Volatility trading is becoming very popular in the Investment Banks and Hedge Funds’ trading rooms; therefore, I would like to make a brief summary of the tools more frequently used by traders. First, it is essential to point out the difference between historical volatility and implied volatility. On one hand, historical volatility is a backward looking indicator and it represents the realized volatility of a financial instrument over a given time period; on the other hand, implied volatility is the estimated volatility of a security’s price.
The instrument used to measure the implied volatility of the S&P500 Index is the CBOE (Chicago Board Options Exchange) Volatility Index, better known as “VIX Index” or “Fear Index”. As it is possible to see from the chart below, there is a negative correlation between the VIX Index and the S&P500. Therefore, the VIX can give us an idea of the level of panic in the market.
The VIX Index is not an instrument that you can trade directly; however, VIX Futures and Options are easily tradable. In particular, the CBOE makes available nine VIX Futures contracts with different maturity and price.
Therefore, traders can analyze the shape of the VIX Future Term Structure in order to understand the market sentiment.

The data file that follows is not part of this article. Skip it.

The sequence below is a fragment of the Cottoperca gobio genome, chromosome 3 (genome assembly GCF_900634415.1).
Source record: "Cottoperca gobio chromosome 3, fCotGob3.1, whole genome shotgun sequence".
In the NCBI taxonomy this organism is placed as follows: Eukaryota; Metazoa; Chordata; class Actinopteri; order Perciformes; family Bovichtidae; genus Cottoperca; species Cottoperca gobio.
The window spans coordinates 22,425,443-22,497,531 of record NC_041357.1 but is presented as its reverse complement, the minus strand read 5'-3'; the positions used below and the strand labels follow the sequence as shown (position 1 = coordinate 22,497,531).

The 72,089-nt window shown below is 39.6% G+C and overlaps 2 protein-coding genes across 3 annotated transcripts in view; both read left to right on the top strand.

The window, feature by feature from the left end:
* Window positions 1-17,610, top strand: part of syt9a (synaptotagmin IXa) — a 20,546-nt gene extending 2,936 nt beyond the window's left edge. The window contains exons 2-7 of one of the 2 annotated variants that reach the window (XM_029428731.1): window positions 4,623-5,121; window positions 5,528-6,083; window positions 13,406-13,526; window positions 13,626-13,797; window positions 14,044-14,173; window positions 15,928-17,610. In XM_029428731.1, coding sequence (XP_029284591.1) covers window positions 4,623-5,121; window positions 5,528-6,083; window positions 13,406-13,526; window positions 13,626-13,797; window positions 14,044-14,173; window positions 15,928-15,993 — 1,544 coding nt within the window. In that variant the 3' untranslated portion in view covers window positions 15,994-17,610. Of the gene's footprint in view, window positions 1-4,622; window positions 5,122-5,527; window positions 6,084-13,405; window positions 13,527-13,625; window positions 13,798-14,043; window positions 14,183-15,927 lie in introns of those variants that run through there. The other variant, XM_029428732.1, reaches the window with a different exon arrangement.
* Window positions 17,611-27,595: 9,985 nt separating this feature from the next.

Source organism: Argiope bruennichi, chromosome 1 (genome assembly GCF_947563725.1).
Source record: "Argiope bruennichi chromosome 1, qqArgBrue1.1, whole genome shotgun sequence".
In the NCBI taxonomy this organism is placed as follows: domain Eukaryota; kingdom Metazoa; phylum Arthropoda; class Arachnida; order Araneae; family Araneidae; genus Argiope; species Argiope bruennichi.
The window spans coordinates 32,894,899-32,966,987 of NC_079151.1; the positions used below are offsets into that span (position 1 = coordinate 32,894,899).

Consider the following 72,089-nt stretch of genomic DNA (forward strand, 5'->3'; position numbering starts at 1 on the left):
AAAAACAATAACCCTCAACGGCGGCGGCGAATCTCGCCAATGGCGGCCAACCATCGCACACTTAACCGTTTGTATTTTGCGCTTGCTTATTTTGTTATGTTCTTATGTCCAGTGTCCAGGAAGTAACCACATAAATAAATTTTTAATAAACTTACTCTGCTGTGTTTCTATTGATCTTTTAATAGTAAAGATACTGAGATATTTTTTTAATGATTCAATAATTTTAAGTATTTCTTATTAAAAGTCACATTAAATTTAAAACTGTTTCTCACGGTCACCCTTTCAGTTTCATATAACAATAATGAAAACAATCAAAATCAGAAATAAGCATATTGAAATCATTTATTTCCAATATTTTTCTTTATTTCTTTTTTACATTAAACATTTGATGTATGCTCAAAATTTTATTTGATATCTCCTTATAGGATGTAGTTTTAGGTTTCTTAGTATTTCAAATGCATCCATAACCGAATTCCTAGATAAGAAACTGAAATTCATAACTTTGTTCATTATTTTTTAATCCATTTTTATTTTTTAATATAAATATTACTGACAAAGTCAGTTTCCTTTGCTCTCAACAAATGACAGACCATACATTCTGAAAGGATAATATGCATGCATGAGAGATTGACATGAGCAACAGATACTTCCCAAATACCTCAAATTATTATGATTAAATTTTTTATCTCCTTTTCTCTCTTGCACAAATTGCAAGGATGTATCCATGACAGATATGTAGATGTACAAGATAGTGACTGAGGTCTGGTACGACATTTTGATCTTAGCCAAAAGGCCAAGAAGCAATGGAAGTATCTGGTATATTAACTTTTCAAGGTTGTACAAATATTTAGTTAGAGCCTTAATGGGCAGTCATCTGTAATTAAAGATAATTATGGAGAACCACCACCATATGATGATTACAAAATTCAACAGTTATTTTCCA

For example, it is possible to compare the VIX Futures curve before and after the last Fed meeting. As you can see from the graphs below, the VIX Futures Term Structure has changed significantly.
From the first graph, it is possible to notice that the curve has a positive slope; this is the most common situation in the market and it is known as contango. On the other hand, the second graph represents the term structure after the Fed meeting. What it is uncommon is the slope of the curve: short-term future (October) quotes higher than long-term ones (November, December and January). This situation is known as backwardation. The shift in the VIX Futures curve has been caused by the Fed decision to keep interest rates unchanged, which has strongly increased the uncertainty and the volatility in the market. Therefore, as the VIX Futures Term Structure is telling us, investors are more worried about the short than the long run.
To conclude, it is possible to say that the VIX Future Term Structure is a very useful instrument, which can allow us to understand investors’ sentiment and markets dynamics.